Living Well

Though declining, HIV is still a significant health concern

Dr. Alan Bowers
Though declining, HIV is still a significant health concern

June 27 is National HIV Testing Day

More than one million people in the U.S. have HIV, also known as the human immunodeficiency virus, a virus that leads to the disease of AIDS if left untreated. It’s almost hard to believe, but HIV and AIDS have now been around for 40 years. Though not as prevalent as it was decades ago, there are still tens of thousands of yearly undiagnosed cases in the U.S. The only way to learn if you’ve been exposed is to get tested for the virus, as knowing your status is key to staying healthy.

It took a child to open the eyes of the world to AIDS

In 1990, a young teenager from Indiana named Ryan White died of AIDS. At the time, AIDS was considered a disease that most impacted the gay male community as when it was first discovered, most of those suffering from this deadly disease were homosexual men. However, White changed the tone of the conversation as he, being a hemophiliac, contracted the disease through a blood transfusion and died just months after being diagnosed. Today, HIV/AIDS is no longer a death sentence, as basketball legend Earvin “Magic” Johnson can attest to. After having numerous relationships with women he didn’t know, Johnson tested positive for HIV in 1991 and has been living with the virus since. Johnson’s road to survival started with being tested, and that is something people should do at least once in their life if they don’t have other risk factors. For others, getting tested regularly is encouraged if:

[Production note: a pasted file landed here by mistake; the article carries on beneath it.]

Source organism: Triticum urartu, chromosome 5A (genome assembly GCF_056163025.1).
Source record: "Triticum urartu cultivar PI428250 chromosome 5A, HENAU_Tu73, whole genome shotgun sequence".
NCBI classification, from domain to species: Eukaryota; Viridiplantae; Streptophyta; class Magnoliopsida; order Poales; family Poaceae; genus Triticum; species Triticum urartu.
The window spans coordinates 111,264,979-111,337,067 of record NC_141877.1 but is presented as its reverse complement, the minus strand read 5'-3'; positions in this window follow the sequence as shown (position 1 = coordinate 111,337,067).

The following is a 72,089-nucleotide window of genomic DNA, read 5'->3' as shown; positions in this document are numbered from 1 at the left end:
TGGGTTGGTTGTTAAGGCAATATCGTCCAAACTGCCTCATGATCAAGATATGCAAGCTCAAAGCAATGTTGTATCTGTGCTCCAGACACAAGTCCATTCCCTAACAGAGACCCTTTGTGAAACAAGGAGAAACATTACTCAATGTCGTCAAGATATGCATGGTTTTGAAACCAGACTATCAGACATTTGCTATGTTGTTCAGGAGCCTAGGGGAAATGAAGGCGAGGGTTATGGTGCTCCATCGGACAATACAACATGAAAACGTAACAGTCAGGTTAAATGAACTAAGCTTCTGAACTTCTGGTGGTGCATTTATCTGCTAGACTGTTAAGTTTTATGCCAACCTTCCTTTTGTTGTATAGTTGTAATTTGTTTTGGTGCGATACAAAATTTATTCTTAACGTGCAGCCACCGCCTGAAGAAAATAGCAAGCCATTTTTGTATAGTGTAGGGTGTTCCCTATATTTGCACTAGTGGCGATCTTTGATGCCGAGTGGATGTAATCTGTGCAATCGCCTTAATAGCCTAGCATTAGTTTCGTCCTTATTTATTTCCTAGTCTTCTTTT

• You are a drug user, especially a user of injection drugs
  • Have multiple sexual partners regardless of sexual orientation
  • Have recently been diagnosed with a sexually transmitted infection

As for White’s case, following his death, more stringent protocols were put into place concerning blood and blood product donations, and today all donations are screened for diseases including HIV and Hepatitis B and C, and if any donation is suspect, it’s discarded.

Knowing your risks promotes better outcomes

Preventative medicine is always the best medicine, and knowing your risk is the first step to prevention, and the numbers show that preventive measures are paying off compared to a few decades ago. According to the latest data, HIV declined 8 percent from 2015-2019. While that is good news, there is still work to be done, and a lot of that work involves continued education among those most at risk as HIV continues to heavily impact:

  • People aged 25-34 followed by 35-44
  • Blacks/African Americans and Hispanic/Latinos populations
  • Gay men

If you do fall in a high-risk group, knowing the symptoms of HIV are vital, and some of those symptoms include:

  • Low-grade fever
  • Fatigue
  • Weight loss
  • Rash
  • Swollen or abnormal lymph nodes
  • Soaking night sweats
  • White spots or unusual lesions on the tongue or in the mouth

When it comes to education, June 27 is known as National HIV Testing Day, and the Centers for Disease Control and Prevention (CDC) is encouraging everyone who is at risk, or those who’ve never been tested, to get tested. Today, testing can be done by your primary care doctor or through a take-home self-test. Magic Johnson is just one example of how people are living longer and healthier lives even if they have HIV as treatment is easier than it was years ago as medications have fewer side effects. However, the first step is knowing if you have HIV and the only way to do that is to get tested.

About Dr. Alan Bowers
Headshot of Dr. Alan Bowers, Internal MedicineDr. Alan Bowers specializes in Internal Medicine at West Jefferson Medical Center Primary Care and is the Strategic Outreach Director in addition to his daily role as a physician. With over 22 years of experience, he continues his practice because he feels strongly tied to this Westbank community in which he was born and raised.